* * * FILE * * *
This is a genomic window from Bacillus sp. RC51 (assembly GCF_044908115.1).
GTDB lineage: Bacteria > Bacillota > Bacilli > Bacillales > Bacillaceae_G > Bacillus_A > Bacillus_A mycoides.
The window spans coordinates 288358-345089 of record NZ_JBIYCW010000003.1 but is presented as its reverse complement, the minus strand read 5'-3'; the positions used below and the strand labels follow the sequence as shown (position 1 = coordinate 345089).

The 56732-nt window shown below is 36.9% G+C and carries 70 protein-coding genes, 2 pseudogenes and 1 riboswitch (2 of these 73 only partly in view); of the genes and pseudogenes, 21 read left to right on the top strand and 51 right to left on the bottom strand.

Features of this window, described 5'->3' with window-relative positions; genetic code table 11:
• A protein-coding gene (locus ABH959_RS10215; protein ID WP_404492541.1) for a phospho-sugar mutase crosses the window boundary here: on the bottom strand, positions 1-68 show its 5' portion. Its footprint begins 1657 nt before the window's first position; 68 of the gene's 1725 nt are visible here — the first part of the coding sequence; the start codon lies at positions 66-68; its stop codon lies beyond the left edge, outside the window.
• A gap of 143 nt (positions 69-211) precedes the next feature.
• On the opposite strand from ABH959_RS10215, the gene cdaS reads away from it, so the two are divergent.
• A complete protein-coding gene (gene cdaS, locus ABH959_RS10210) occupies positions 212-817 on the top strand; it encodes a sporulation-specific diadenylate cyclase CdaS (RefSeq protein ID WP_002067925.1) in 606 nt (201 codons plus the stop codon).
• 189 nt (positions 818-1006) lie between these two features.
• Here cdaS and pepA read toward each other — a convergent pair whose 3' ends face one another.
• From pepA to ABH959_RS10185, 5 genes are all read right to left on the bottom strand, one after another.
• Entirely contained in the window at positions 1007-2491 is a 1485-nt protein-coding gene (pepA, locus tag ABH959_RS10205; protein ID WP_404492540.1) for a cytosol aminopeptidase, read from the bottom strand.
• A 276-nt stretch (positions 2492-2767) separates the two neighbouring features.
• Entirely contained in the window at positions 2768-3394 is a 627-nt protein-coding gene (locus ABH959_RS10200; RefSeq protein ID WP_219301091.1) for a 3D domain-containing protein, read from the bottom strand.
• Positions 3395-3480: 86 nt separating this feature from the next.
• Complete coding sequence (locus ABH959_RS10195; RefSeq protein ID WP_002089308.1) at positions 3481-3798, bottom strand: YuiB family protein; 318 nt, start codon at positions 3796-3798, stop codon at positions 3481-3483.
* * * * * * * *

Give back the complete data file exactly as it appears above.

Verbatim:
This is a genomic window from Bacillus sp. RC51 (assembly GCF_044908115.1).
GTDB lineage: Bacteria > Bacillota > Bacilli > Bacillales > Bacillaceae_G > Bacillus_A > Bacillus_A mycoides.
The window spans coordinates 288358-345089 of record NZ_JBIYCW010000003.1 but is presented as its reverse complement, the minus strand read 5'-3'; the positions used below and the strand labels follow the sequence as shown (position 1 = coordinate 345089).

The 56732-nt window shown below is 36.9% G+C and carries 70 protein-coding genes, 2 pseudogenes and 1 riboswitch (2 of these 73 only partly in view); of the genes and pseudogenes, 21 read left to right on the top strand and 51 right to left on the bottom strand.

Features of this window, described 5'->3' with window-relative positions; genetic code table 11:
• A protein-coding gene (locus ABH959_RS10215; protein ID WP_404492541.1) for a phospho-sugar mutase crosses the window boundary here: on the bottom strand, positions 1-68 show its 5' portion. Its footprint begins 1657 nt before the window's first position; 68 of the gene's 1725 nt are visible here — the first part of the coding sequence; the start codon lies at positions 66-68; its stop codon lies beyond the left edge, outside the window.
• A gap of 143 nt (positions 69-211) precedes the next feature.
• On the opposite strand from ABH959_RS10215, the gene cdaS reads away from it, so the two are divergent.
• A complete protein-coding gene (gene cdaS, locus ABH959_RS10210) occupies positions 212-817 on the top strand; it encodes a sporulation-specific diadenylate cyclase CdaS (RefSeq protein ID WP_002067925.1) in 606 nt (201 codons plus the stop codon).
• 189 nt (positions 818-1006) lie between these two features.
• Here cdaS and pepA read toward each other — a convergent pair whose 3' ends face one another.
• From pepA to ABH959_RS10185, 5 genes are all read right to left on the bottom strand, one after another.
• Entirely contained in the window at positions 1007-2491 is a 1485-nt protein-coding gene (pepA, locus tag ABH959_RS10205; protein ID WP_404492540.1) for a cytosol aminopeptidase, read from the bottom strand.
• A 276-nt stretch (positions 2492-2767) separates the two neighbouring features.
• Entirely contained in the window at positions 2768-3394 is a 627-nt protein-coding gene (locus ABH959_RS10200; RefSeq protein ID WP_219301091.1) for a 3D domain-containing protein, read from the bottom strand.
• Positions 3395-3480: 86 nt separating this feature from the next.
• Complete coding sequence (locus ABH959_RS10195; RefSeq protein ID WP_002089308.1) at positions 3481-3798, bottom strand: YuiB family protein; 318 nt, start codon at positions 3796-3798, stop codon at positions 3481-3483.